Women have a lot going on when it comes to both puberty and again when you are going through menopause. These hormonal changes, particularly the levels of estrogen, can play tricks on your brain causing mood swings amongst other things. Of course, the biggest mood swing of them all is depression and menopause can cause that in quite a large percentage of women.
Depression, according to research is an independent risk factor in menopause. Meaning it’s not your hot flashes or insomnia that are causing you to feel blue but the hormonal shift itself.
Signs To Watch Out For
Depression and menopause should not be taken lightly as there are things you can do to combat the problem. However, you also have to be able to recognize the depression in menopause in order to be able to do something about it. The main issue at hand in regards to this matter is that the depression will likely affect your overall quality of life so it is important to recognize what is happening and get help for it instead of being stoic about it.
Having negative feelings about getting older and developing menopause are cause for concern as well as previous depressive episodes earlier in life and post partum depression. Understanding your history of depression can be a clue and something to pay attention to when experiencing menopause. Ask yourself what your previous signs of depression were (for example, sleeping in the day, lack of motivation, etc.) so that you can be aware if you are heading down the same path. Sometimes it’s hard to have enough self awareness to understand we are headed for depression, so having close friends and family keep an eye out can be helpful in catching you in early stages of depression.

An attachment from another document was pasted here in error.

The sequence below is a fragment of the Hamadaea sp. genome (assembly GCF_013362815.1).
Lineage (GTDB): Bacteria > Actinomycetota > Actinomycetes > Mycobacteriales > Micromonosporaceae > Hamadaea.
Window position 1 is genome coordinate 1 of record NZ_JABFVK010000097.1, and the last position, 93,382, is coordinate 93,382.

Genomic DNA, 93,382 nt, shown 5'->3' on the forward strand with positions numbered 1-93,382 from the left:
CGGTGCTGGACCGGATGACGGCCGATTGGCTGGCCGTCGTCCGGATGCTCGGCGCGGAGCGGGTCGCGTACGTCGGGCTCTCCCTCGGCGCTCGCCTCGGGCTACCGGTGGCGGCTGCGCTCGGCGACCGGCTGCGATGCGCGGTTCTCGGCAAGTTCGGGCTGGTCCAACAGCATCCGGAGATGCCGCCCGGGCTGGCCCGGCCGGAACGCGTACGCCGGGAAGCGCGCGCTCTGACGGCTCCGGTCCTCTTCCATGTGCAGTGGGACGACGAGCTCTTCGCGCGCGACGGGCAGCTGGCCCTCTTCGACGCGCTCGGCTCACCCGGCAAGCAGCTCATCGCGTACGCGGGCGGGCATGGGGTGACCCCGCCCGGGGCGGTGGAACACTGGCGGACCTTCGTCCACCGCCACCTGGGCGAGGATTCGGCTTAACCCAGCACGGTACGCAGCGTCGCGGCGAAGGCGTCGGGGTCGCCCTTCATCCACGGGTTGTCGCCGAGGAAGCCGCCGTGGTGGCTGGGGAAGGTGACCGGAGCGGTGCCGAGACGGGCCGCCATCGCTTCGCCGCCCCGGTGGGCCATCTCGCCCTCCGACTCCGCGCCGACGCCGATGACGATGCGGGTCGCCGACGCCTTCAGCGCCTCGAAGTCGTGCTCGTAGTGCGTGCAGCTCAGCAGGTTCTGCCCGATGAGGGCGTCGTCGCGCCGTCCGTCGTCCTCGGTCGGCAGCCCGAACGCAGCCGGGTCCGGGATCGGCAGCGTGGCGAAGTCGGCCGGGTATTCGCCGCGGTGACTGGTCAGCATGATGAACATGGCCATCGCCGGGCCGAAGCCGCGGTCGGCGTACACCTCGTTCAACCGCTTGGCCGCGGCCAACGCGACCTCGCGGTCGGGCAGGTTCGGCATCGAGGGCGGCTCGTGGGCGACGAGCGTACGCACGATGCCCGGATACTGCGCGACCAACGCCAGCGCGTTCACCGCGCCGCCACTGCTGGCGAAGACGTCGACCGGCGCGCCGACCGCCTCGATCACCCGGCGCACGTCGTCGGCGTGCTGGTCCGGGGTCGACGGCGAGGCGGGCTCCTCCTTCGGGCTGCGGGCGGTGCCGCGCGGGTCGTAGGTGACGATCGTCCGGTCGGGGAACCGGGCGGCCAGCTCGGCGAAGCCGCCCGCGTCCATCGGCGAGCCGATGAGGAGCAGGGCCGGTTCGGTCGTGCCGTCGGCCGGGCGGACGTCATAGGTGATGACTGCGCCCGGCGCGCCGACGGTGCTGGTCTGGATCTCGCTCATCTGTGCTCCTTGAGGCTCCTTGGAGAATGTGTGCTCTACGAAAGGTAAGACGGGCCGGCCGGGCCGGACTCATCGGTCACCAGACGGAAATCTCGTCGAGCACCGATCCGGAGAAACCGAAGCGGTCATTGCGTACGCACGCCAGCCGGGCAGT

There is Hormone Replacement Therapy that can help alleviate many menopausal symptoms. Be sure to talk to you health care practitioner to make sure it’s the right choice for you. Your practitioner should be able to go over risks and benefits and what to expect taking HRT.
Changes in diet to include foods with phytoestrogens found in soy products and other legumes are important as well. While they cannot replace the estrogen, these plant-based estrogen hormones can help level out those hormonal cycles of highs and lows. Exercise has also been shown to improve depression scores. If you can get out moving, even 10 minutes a day, that can improve your mood considerably.
Herbal remedies for depression in menopause are also acceptable forms of treatment and are actually increasing in popularity. St. John’s Wort has been recognized as a mood booster and Ginseng, while more for memory recall, has also been proven beneficial as well. SAMe, a naturally occurring molecule that all living beings produce had been offered in the herbal remedy arena as a mood booster. What it does is help your body’s neurotransmitters communicate better as well as better regulate hormones. Again, best to discuss with your health care practitioner. Many of the herbs listed above have drug interactions so it’s important to have an expert eye on you before you take any herbals.
As stated already, talk to your health care provider about what is the right thing for you.